(WINNIPEG, Manitoba) August 11, 2011 – The Lake Manitoba Flood Rehabilitation Committee (LMFRC) met with government officials for further clarification about plans to lower the level of Lake Manitoba immediately and into next spring. The committee was told a 30-member engineering team worked around the clock to analyze every possible channel option.
However, officials including Infrastructure and Transportation Deputy Minister Doug McNeil and Manitoba Water Stewardship’s Steve Topping, said the detailed information was not prepared for public distribution at this time. The LMFRC hopes the province will consider sharing this information with taxpayers across the province as it becomes available.
“We are grateful the government is moving forward with a project that will improve the drainage of Lake Manitoba and Lake St. Martin. The LMFRC feels the rural municipalities should have access to the information used in designing the emergency drainage channels and should be involved in this process,” says Tom Teichroeb, LMFRC Chairperson.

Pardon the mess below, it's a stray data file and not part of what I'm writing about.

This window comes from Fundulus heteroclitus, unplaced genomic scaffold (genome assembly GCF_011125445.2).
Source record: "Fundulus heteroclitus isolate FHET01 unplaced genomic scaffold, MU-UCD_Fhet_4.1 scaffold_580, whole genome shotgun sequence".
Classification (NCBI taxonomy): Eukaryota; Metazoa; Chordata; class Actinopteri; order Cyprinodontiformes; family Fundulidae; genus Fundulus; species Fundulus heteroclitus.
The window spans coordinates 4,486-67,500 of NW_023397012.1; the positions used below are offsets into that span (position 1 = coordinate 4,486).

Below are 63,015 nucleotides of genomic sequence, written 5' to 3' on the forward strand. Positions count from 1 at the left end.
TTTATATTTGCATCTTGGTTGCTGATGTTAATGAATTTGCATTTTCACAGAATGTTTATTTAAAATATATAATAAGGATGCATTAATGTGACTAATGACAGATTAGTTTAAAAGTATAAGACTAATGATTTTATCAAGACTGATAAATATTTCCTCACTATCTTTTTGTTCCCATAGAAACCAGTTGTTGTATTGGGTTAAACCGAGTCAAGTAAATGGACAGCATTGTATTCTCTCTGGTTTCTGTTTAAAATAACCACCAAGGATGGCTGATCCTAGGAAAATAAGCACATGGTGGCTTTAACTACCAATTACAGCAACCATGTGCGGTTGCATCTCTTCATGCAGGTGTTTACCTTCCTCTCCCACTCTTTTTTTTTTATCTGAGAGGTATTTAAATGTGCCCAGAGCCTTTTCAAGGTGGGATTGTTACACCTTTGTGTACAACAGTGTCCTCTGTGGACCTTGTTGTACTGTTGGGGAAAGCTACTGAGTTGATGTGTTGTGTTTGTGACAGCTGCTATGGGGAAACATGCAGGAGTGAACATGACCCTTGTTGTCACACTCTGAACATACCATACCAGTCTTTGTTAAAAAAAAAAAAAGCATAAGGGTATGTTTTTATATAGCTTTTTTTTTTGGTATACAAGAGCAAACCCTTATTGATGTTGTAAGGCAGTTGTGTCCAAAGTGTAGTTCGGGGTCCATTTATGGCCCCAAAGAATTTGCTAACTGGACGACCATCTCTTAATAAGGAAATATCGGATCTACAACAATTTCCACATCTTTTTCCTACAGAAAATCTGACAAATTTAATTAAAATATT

Frustrating to the LMFRC is the constant refrain from Minister of Infrastructure and Transportation Steve Ashton that the government is collaborating with municipalities. To date, the LMFRC has not been involved in any consultation about the emergency drainage channel.
“Not one municipality has received one phone call looking for information about these proposed routes,” says Teichroeb. “Telling us their plan is not consultation. The people who earn their living on and around this lake would like to be involved in the decisions that are affecting the management of Lake Manitoba and Lake St. Martin.”
The Lake Manitoba Flood Rehabilitation Committee represents 11 municipalities surrounding Lake Manitoba. It gives voice to the urgent needs of all residents and businesses for an immediate solution to the flooding. It seeks adequate and inclusive compensation for the rehabilitation of land, businesses and residential properties damaged by the man-made flooding of Lake Manitoba.